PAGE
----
17. I think it was John Kerry who started this in the 2004 campaign. He was trying to paint Bush as a unilateralist cowboy, and called the allies "window dressing." To admit that we have allies fighting with us, and fighting well, undermines the notion that Bush is to blame for everything.

    As to the ratio, "pax Americana" is costly to the USA in both blood and treasure.

  18. not

  19. Charles – do you agree with Alan that Kerry did a good job? and that these guys deaths are irrelevant to the majority of americans? Even though afghanistan is different anyway.

  20. Charles,

    I really don’t think John Kerry’s comments in 2004 have infected the thinking of Little Green Footballs fans today, but it’s a nice attempt at SwiftBoating.

  21. Kerry may have done a good job, but the media is to blame if the American public doesn’t know about our allies, esp. the Brits. They’re too busy showing the latest carnage from bagdahd. Your soldiers have done some of the heaviest fighting that they’ve seen since Korea.

    Also, showing the Brits fighting and dieing with us looks too much like WW II and not like Vietnam. Hence the blackout.

  22. Swiftboating! That’s the best compliment I’ve had today!

  23. Alison,

    The coverage of British forces that I have seen in the US media has been mainly the footage taken by the soldiers themselves in Afghanistan. If there is any recent network coverage (CBS, NBC, ABC) of British forces in Iraq I must have missed it. The last mention I recall was something about Basra from earlier this year.

  24. Yeah, I’m gonna call you SwiftBoat Charlie!

    But, seriously, I’ve gotta get you those wings. I’ll have to post something over at my blog (which is only slightly less dormant than yours) so we can make Lone Star Wings arrangements before the year is over.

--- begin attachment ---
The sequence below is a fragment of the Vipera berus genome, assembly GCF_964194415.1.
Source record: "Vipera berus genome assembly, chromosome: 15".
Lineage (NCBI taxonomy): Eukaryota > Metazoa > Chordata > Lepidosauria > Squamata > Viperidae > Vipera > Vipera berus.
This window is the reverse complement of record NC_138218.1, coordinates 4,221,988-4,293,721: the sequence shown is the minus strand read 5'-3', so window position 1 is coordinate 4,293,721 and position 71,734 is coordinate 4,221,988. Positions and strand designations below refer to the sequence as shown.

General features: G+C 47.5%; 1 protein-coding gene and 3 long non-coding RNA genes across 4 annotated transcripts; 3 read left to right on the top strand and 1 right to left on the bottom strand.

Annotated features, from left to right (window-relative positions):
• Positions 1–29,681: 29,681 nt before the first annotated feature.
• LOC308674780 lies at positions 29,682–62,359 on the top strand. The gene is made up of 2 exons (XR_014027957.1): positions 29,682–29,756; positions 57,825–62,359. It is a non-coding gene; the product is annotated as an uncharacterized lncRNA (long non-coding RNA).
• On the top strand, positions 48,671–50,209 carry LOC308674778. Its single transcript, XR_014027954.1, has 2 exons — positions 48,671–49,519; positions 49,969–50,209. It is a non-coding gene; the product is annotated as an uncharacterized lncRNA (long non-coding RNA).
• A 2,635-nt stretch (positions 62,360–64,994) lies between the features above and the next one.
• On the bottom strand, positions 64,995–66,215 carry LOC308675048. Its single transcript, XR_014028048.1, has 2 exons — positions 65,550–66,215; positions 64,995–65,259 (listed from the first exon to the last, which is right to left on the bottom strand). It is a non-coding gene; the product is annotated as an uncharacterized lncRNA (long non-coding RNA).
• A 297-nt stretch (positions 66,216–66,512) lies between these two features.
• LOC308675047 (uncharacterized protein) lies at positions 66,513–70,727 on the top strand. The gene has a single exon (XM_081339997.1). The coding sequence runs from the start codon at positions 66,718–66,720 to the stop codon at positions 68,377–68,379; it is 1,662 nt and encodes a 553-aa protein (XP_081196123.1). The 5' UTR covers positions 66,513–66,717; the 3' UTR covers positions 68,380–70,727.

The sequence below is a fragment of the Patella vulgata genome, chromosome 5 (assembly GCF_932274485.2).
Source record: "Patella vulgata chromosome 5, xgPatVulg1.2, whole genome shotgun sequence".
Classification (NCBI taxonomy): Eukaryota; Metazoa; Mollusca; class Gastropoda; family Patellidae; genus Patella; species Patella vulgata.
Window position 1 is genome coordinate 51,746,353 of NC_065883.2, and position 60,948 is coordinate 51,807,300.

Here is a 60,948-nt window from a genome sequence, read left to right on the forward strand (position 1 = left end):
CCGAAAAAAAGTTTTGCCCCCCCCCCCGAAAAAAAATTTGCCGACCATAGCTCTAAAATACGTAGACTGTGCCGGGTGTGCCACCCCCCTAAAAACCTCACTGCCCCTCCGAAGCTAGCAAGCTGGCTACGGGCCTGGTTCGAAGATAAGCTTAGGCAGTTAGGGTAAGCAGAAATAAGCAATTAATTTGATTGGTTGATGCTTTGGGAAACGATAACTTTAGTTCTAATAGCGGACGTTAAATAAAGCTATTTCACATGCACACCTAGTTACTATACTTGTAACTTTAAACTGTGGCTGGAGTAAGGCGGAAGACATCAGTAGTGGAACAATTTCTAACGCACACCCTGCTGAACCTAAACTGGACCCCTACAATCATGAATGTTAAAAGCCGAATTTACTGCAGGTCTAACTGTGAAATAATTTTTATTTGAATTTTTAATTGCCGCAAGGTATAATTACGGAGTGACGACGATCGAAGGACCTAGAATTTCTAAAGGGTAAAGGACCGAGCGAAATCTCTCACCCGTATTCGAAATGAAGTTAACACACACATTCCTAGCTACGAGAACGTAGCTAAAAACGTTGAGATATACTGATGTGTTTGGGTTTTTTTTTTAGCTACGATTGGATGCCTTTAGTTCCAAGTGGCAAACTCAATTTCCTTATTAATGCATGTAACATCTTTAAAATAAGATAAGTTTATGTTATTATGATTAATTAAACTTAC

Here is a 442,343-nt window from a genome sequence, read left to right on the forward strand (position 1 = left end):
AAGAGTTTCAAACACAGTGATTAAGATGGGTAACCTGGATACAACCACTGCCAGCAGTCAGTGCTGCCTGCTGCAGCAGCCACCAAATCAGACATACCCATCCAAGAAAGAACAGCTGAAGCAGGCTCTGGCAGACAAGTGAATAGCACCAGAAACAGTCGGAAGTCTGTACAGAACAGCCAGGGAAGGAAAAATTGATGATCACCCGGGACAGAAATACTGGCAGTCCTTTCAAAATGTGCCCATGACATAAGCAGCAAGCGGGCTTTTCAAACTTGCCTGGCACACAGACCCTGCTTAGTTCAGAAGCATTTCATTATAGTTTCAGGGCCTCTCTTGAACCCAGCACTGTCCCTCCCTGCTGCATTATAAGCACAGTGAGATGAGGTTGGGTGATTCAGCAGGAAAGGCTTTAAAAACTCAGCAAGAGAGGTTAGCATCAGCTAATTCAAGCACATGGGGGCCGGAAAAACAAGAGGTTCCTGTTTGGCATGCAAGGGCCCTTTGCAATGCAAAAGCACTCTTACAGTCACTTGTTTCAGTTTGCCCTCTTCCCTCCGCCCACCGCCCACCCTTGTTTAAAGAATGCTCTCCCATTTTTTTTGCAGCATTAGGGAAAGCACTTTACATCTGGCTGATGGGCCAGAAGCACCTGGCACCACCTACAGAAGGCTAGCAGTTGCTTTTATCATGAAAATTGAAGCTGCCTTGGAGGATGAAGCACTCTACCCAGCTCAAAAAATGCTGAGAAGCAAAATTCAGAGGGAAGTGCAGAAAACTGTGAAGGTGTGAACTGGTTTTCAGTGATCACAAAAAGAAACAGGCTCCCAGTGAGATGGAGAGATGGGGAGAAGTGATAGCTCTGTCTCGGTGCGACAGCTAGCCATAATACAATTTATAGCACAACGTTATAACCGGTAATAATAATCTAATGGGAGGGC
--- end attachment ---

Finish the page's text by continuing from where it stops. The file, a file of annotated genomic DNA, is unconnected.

25. Alan – thats really no different to here in terms of coverage. But i get a feeling of mixed US responses overall regards our efforts there.

  26. Alison,

    The current attention here is on the Iraq Study Group report, which I am guessing says nothing about UK involvement. While people like Charles and Monica and Troll and Phantom and Mahons and I all know what part the UK is playing over there, I just don’t believe it is known to the rest of America. Sorry about that.

  27. why are you sorry? this is the same US who thinks it bailed us out flailing around helplessly in WW2 after all!

  28. We didn’t? 😉

  29. a mon avis …non..

    mais la france…autre chose 😉

  30. eh Alison? We’ll ave none of that cheese eating surrender monkeys language on A Tangled Web thank you very much. This is a respectable blog 🙂

  31. LOL – but Charles is good at French!

  32. er you are still referring to the language aren’t you Alison 😉

  33. both, actuallement!

  34. I suppose the appearance of a lack of understanding among Americans about foreign allies fighting in Iraq or Afghanistan for that matter is not a lack of exposure by the media, but rather is due to several factors:
    1) The Support The Troops Movement tends to focus on Americans to drum up support.
    2) There is a general feeling of detachment from the war despite the headlines because it doesn’t feel like a war, no one is in danger of being drafted, the administrations deliberate downplaying of our own casualties, and it has not touched the lives of the average American. I don’t think any of that is a good thing, just reality.
    3) A lack of comprehanesion of the American public as to what is happening. In Worrld War Two, people understood and invasion of Normandy, they could follow on a map as our troops and allied troops encountered the enemy. In Iraq and Afghanistan, unconventional wars in unconventional places, the causalties seem to some members of the public as distant as a remote airline crash (sad to see, but one eventually turns to the sports pages, the crossword puzzle or the tv listings).

    All that being said, the sacrifices of all the allied troops are to be honored.